The Consumer Financial Protection Agency Lives, Cramdowns Fail

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Today, the House of Representatives is considering the big financial regulation bill. Before they vote on the final bill, they're considering a slew of last minute amendments. One of those amendments, offered by Rep. Walt Minnick (D-ID) would have seriously weakened the creation of a Consumer Financial Protection Agency (CFPA). Another amendment offered by Rep. Jim Marshall (D-GA) would allow bankruptcy judges to reduce the balances of the underwater mortgages of homeowners facing foreclosure, also known as "cram downs." Both failed, but each says a lot about the ongoing financial regulation effort.

Minnick's amendment would have replaced the CFPA with a council of existing regulators to protect consumers. The amendment was narrowly voted down. I think foreshadows disaster for the CFPA ultimately.

How close was the vote? Extremely close. The amendment failed by just 5 votes. All Republicans voted for it, and a hefty number of Democrats also did too. Ultimately, 223 voted against it, just reaching the 218 threshold needed to kill the amendment.

But remember, this is the House of Representatives, which is much more liberal than the Senate. Will moderate Democrats allow a CFPA to make it into whatever final version of financial regulation eventually passes? Given the closeness of the House vote, I suspect not. So despite its failure today, I have a hunch you haven't heard the last of this proposal by Rep. Minnick. When the compromising comes around to finally get a bill passed in the Senate, its moderate Democrats may bring it back to life.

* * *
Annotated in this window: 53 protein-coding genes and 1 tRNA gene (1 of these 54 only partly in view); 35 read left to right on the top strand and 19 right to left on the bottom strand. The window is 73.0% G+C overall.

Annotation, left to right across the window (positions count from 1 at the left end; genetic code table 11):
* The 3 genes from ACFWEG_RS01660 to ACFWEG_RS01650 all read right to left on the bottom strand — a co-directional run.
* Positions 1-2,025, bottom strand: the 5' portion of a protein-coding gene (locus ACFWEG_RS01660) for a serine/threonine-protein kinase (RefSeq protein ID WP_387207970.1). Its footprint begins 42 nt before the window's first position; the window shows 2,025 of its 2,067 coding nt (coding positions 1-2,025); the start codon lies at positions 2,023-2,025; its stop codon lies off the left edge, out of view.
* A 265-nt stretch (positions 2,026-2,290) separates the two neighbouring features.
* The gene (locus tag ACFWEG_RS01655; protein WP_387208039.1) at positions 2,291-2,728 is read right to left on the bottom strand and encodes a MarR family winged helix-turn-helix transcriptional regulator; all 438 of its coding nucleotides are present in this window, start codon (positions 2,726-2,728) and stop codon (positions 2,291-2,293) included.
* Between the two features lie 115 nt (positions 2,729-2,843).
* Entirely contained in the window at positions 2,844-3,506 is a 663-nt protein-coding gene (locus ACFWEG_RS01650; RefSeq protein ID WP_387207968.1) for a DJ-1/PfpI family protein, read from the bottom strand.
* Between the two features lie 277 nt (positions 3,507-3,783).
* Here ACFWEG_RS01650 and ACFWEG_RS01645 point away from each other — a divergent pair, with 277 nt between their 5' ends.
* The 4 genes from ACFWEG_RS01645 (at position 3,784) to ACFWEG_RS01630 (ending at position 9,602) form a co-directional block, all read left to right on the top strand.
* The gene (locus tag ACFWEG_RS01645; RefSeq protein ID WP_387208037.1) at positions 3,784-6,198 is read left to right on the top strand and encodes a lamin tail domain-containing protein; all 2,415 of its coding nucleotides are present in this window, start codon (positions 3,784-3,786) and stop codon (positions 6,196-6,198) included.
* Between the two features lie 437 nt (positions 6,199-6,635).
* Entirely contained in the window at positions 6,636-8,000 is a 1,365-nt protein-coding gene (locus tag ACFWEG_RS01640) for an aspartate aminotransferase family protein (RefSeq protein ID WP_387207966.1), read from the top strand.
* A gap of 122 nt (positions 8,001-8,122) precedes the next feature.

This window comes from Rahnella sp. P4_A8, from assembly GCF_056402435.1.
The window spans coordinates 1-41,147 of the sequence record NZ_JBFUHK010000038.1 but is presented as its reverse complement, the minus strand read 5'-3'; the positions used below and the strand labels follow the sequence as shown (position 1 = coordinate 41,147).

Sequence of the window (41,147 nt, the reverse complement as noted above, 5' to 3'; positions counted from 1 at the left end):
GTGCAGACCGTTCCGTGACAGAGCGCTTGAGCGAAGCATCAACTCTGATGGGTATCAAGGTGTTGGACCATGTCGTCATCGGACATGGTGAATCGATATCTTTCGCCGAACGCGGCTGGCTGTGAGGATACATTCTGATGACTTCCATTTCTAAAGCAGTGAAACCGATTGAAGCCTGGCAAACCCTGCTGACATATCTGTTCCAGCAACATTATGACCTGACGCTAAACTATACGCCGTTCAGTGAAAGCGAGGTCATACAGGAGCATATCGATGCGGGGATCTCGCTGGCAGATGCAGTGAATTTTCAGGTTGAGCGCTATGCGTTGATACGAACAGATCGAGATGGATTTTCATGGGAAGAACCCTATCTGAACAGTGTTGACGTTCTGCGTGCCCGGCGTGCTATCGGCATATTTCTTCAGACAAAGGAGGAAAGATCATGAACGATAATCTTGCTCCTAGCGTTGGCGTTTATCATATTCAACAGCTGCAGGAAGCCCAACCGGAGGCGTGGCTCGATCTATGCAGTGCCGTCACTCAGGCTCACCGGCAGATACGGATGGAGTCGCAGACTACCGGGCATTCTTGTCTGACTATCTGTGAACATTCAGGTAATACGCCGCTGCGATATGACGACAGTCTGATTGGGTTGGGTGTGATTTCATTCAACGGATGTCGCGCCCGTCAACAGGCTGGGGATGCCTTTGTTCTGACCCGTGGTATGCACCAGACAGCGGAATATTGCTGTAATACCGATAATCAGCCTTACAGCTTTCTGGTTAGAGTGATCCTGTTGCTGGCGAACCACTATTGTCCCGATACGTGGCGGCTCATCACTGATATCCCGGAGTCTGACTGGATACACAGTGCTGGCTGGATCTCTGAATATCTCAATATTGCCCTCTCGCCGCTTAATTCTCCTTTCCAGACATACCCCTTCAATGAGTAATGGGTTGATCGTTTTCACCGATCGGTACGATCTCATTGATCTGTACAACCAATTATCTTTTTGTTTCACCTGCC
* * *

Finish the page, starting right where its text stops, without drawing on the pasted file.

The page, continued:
As for the cram downs amendment, its failure is a little surprising. The House passed a similar bill earlier this year, but the bill failed in the Senate. I'm a little unsure why the amendment failed this time, other than the fact that Democrats just assumed the Senate would kill it during the reconciliation process anyway.

A few more amendments may be considered, with the final vote supposedly coming shortly. I'll report on the final result, so stay tuned. I expect it to pass, but by a relatively tight margin, without any Republican support.

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Daniel Indiviglio was an associate editor at The Atlantic from 2009 through 2011. He is now the Washington, D.C.-based columnist for Reuters Breakingviews. He is also a 2011 Robert Novak Journalism Fellow through the Phillips Foundation. More

Indiviglio has also written for Forbes. Prior to becoming a journalist, he spent several years working as an investment banker and a consultant.
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